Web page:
New plan to crack down on foreclosure scams

Federal law enforcement agencies, state investigators and prosecutors, civil enforcement authorities, and the private sector banded together today to protect homeowners from criminals operating foreclosure or loan modification schemes. This new, coordinated effort will improve fraud investigations, alert financial institutions to emerging schemes, step up enforcement actions, and educate consumers to help those in financial trouble avoid becoming victims of a loan modification or foreclosure rescue scam.

The Treasury Department issued an advisory Monday alerting financial institutions about new schemes related to loan modifications. The advisory identifies red flags that may indicate a loan modification or foreclosure rescue scam. The most common red flag is the requirement that fees be paid before services are provided.

According to the FTC, these schemes typically operate in the following way. First, they use terms like "guarantee" and "97% success rate" to mislead consumers about the mortgage modification or foreclosure relief services they can provide. They charge up-front fees for these "services" -- fees legitimate nonprofit organizations do not charge. They use copycat names or look-alike websites to appear to be a nonprofit or government entity. Often, after collecting the fee, these companies do little or nothing to help consumers.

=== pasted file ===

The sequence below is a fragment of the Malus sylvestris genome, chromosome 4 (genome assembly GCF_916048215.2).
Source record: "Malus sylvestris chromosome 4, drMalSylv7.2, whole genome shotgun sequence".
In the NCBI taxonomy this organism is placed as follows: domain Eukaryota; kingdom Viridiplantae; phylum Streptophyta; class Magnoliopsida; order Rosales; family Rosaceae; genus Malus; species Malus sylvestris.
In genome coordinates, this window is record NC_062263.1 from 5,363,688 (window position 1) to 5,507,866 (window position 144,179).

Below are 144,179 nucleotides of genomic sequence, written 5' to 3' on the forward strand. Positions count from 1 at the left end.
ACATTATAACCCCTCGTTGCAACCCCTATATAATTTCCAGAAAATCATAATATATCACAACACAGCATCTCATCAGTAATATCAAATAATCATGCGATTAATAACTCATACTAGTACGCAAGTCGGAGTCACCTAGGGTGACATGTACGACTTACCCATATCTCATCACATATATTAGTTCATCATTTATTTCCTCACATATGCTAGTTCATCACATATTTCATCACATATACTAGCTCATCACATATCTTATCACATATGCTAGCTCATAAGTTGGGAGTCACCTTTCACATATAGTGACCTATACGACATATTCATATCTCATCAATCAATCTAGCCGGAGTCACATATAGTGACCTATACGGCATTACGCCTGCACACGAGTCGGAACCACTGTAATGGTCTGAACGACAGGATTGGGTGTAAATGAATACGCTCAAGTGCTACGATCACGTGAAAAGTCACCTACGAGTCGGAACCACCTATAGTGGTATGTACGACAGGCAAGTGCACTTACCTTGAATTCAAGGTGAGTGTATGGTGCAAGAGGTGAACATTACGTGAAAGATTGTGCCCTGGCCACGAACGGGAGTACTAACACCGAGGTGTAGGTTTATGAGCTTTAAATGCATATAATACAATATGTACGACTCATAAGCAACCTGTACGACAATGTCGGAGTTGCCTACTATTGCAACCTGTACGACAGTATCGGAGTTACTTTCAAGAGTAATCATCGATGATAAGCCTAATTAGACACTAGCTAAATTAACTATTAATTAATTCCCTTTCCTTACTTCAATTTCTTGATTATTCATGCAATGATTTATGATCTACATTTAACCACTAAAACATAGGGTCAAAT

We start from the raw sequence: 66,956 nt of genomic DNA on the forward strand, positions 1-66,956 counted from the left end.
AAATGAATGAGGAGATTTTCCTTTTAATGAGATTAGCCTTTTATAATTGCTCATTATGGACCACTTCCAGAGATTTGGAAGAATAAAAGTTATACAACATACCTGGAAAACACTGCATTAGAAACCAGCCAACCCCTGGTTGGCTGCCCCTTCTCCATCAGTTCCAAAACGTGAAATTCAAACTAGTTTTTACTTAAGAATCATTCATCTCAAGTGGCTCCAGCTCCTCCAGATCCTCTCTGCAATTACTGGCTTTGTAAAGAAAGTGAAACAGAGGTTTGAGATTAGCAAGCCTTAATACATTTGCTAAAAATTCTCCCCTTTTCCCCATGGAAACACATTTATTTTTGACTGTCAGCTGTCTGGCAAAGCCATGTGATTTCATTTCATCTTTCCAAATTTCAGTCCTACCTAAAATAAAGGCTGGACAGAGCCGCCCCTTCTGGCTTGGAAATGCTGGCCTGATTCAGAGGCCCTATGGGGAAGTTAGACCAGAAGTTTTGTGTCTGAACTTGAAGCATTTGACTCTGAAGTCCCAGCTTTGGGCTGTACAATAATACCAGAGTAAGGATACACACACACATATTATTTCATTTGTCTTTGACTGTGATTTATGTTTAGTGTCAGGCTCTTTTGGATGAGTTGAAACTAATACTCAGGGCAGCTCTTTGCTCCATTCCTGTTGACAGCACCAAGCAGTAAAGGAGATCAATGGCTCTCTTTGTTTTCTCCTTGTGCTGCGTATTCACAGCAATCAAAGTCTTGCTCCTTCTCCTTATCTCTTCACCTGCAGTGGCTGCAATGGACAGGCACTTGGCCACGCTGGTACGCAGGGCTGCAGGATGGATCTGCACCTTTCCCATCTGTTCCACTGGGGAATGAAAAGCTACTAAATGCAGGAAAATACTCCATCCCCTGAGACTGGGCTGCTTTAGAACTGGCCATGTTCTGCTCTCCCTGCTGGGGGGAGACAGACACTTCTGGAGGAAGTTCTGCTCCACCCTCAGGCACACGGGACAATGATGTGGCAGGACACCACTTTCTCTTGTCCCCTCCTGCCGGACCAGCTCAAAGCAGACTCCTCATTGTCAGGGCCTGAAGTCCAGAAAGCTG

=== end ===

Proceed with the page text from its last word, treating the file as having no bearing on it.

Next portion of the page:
Under the new campaign, national loan servicers, including Chase Home Finance, Suntrust Mortgage, GMAC Mortgage, and American Home Mortgage Servicing, will distribute FTC consumer alerts that provide consumers with tips for avoiding mortgage relief scams and direct them to free, legitimate counseling services for at-risk homeowners. The servicers will distribute the materials in monthly statements, in correspondence to delinquent borrowers, in counseling sessions, and on their websites.

The FTC recently surveyed online and print advertising for mortgage foreclosure rescue operations nationwide and identified approximately 71 distinct companies running suspicious ads. Treasury's Financial Crimes Enforcement Network (FinCEN) also conducted recent studies on mortgage fraud that found that between July 2002 and June 2008, depository institutions filed nearly 180,000 mortgage fraud suspicious activity reports (SARs), with those involved in mortgage fraud often involved in other types of crime as well.

Treasury Secretary Tim Geithner wrote in a press release announcing the new coordinated effort, "American homeowners desperately need the relief this program offers, but the very last thing they need is to be taken advantage of as they try to hold on to their homes. This Administration is deeply committed not just to providing at-risk homeowners with assistance but also to cracking down on anyone who seeks to defraud them."

If you are asked for money upfront for assistance with a loan modification, walk away and contact one of the legitimate agencies helping with loan modifications.

Lita Epstein has written more than 25 books, including The 250 Questions You Should Ask to Avoid Foreclosure.

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